Sunday, July 21 – Screaming Babies

Well, it started out as a pretty mundane weekend. Ya live in a trailer, it gets dirty. The pollen has subsided for the most part but we still have a preponderance of dust and dirt in the air, not to mention a puppy dog who loves to prance around in the tall, damp, sparse grass outside our trailer (enjoying all the wonderful scents) and bring in as much of the great outdoors as she can. So, we cleaned.


Sunday was a little more interesting. We took a hike we’ve been talking about doing all season: Hell Roaring Creek. Our trail guide lists this as a moderate hike. What’s unusual about it is you hike down at the start of the trek and it’s an out and back trip. So the return trip is pretty much all uphill. What was also unusual was I got to do the beginning of the trail twice. After we’d gone about 2/10 of a mile I remembered I hadn’t locked the truck. So back I went.

After about a mile we reached a suspension bridge across the Yellowstone River.


After about 2 miles we reached the end of the trail. So we stopped and ate some trail mix, complained about how unimpressed we were with the finale, then began heading back. The return trip absolutely kicked Mary Ann’s butt. The sun was directly overhead, there was little shade and that whole uphill thing was a bit much. Finally, after many water breaks and stopping in every minute shadow we could find, we arrived back at the truck. I checked our trail guide to find out how I had misread what I expected to be an awesome hike and that’s when we realized: we stopped too soon. The grand finale of the hike was about a quarter mile beyond where we stopped. So Mary Ann kicked my butt.

On Monday we hiked The Hoodoos with Jim and Betty, our friends from Silver Springs. It was a shuttle hike, meaning we needed two vehicles because the beginning of the trail was about 5 miles from the end of the trail. We jumped on the Howard Eaton trail just west of Bunsen Peak trailhead and then climbed about 250 feet over maybe half a mile. From there it was pretty much a downhill hike over some of the most interesting and enjoyable terrain we’ve seen here.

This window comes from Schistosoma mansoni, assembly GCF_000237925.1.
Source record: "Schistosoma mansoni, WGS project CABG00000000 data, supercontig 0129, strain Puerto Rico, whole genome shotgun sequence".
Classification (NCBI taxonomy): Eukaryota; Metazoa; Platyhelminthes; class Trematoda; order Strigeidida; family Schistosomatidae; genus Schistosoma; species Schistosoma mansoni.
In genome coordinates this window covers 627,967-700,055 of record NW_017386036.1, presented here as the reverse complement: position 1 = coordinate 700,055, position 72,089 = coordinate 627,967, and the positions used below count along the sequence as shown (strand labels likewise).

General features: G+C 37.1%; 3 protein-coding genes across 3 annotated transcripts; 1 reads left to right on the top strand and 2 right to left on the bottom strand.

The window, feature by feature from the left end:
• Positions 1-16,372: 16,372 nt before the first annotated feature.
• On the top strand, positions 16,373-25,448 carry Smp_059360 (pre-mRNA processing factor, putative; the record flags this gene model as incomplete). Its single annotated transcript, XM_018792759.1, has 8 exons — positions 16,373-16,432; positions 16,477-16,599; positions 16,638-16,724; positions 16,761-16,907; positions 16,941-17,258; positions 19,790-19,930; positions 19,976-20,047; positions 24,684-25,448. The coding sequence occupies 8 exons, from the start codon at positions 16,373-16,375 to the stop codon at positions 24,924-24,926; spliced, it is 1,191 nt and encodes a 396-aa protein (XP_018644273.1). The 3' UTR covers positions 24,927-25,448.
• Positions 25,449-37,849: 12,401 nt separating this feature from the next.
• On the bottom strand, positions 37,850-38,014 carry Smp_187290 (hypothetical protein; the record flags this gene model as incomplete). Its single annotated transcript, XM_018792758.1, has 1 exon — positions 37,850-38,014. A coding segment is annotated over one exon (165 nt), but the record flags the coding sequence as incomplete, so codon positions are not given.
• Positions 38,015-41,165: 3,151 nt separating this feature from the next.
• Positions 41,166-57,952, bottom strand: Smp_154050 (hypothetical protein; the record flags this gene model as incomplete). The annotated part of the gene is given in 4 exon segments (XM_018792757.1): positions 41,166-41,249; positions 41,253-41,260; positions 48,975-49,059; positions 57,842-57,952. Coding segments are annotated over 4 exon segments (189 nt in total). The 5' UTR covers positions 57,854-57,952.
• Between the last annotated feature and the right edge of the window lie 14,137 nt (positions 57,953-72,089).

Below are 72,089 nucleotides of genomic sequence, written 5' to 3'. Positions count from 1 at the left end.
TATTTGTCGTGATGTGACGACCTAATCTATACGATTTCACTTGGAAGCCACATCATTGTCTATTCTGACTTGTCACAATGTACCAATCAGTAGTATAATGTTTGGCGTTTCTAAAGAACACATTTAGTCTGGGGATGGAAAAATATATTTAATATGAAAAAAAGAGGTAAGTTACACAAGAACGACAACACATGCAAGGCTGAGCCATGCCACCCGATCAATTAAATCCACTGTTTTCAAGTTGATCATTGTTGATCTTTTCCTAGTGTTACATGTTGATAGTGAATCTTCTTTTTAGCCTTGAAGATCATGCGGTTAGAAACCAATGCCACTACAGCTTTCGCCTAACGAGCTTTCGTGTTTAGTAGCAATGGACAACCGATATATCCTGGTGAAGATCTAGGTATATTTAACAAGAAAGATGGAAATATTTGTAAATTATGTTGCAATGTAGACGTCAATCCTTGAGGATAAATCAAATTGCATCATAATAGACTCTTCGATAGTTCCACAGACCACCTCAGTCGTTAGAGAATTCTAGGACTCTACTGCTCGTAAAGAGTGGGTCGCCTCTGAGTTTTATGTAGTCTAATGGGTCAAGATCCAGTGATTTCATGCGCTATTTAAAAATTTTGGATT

On Hoodoo Trail

On Hoodoo Trail

From a work perspective the week was both challenging and fun. I’m sure Richard will appreciate that choice of words. We give about a 2 minute safety briefing at the start of each trip. Richard and I have always tried to keep it interesting by interjecting humor as we cover each mandatory safety item. This week we took it a step further by creating 2 raps: one for the main safety briefing and one for the life jacket demonstration. The two of us stand at the front of the boat and alternate lines from the safety rap. One time I turned my cap to one side, donned my sunglasses, and assumed the best adaptation I could muster of the typical rap pose. It’s a lot of fun and the passengers seem to get a kick out of it. Except for the guy who said we need poetry lessons. Rap? Poetry? Really? Anyway, one of the managers refers to us as the Plain White Rappers.

That was the fun part, by the way.

The challenging part was crying, screaming babies. I’m pretty sure Richard is taking it easy this weekend to try to deal with PTSD. The entire week was a parade of parents boarding the boat with infants in arms, carriers, slings, and strollers and these youngsters all shared one trait: they apparently will never become sailors. We no sooner get out on the lake than these bundles of dubious joy begin crying and screaming. This is obviously disruptive to other passengers and it makes it almost impossible to carry on a coherent monolog because you can’t hear yourself to know what you just said. Even though we alternate driving and narrating (and with 7 trips a day we alternate time slots through the week) Richard ended up bearing the brunt of this as it always seemed to occur when he was narrating. We only had one infant during my narration and he must have really enjoyed it because he barely made a peep. We’re both at a point we scrutinize the crowd gathered for our next trip in search of infants. In spite of our vigilance we often see none until they are almost halfway down the dock. Only then do we see the whites of their diapers.

Note to Richard: I’m sure that twitch will subside shortly after the season ends.

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